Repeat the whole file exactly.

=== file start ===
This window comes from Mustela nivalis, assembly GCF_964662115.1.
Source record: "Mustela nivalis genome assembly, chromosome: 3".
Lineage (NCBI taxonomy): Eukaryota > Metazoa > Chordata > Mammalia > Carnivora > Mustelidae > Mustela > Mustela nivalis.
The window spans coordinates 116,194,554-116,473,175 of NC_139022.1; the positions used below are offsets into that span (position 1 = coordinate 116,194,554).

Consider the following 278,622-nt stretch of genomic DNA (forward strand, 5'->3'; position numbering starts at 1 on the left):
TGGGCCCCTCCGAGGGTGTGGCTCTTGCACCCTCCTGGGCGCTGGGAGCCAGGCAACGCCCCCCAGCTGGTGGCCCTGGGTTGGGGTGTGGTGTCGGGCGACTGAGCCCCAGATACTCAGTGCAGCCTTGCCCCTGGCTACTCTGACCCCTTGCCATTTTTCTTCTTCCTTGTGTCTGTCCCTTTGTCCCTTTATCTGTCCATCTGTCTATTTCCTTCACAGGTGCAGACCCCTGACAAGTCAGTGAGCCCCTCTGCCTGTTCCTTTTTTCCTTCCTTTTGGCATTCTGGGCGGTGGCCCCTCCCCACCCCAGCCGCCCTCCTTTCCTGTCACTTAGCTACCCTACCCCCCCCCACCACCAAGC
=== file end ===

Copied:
This window comes from Mustela nivalis, assembly GCF_964662115.1.
Source record: "Mustela nivalis genome assembly, chromosome: 3".
Lineage (NCBI taxonomy): Eukaryota > Metazoa > Chordata > Mammalia > Carnivora > Mustelidae > Mustela > Mustela nivalis.
The window spans coordinates 116,194,554-116,473,175 of NC_139022.1; the positions used below are offsets into that span (position 1 = coordinate 116,194,554).

Consider the following 278,622-nt stretch of genomic DNA (forward strand, 5'->3'; position numbering starts at 1 on the left):
TGGGCCCCTCCGAGGGTGTGGCTCTTGCACCCTCCTGGGCGCTGGGAGCCAGGCAACGCCCCCCAGCTGGTGGCCCTGGGTTGGGGTGTGGTGTCGGGCGACTGAGCCCCAGATACTCAGTGCAGCCTTGCCCCTGGCTACTCTGACCCCTTGCCATTTTTCTTCTTCCTTGTGTCTGTCCCTTTGTCCCTTTATCTGTCCATCTGTCTATTTCCTTCACAGGTGCAGACCCCTGACAAGTCAGTGAGCCCCTCTGCCTGTTCCTTTTTTCCTTCCTTTTGGCATTCTGGGCGGTGGCCCCTCCCCACCCCAGCCGCCCTCCTTTCCTGTCACTTAGCTACCCTACCCCCCCCCACCACCAAGC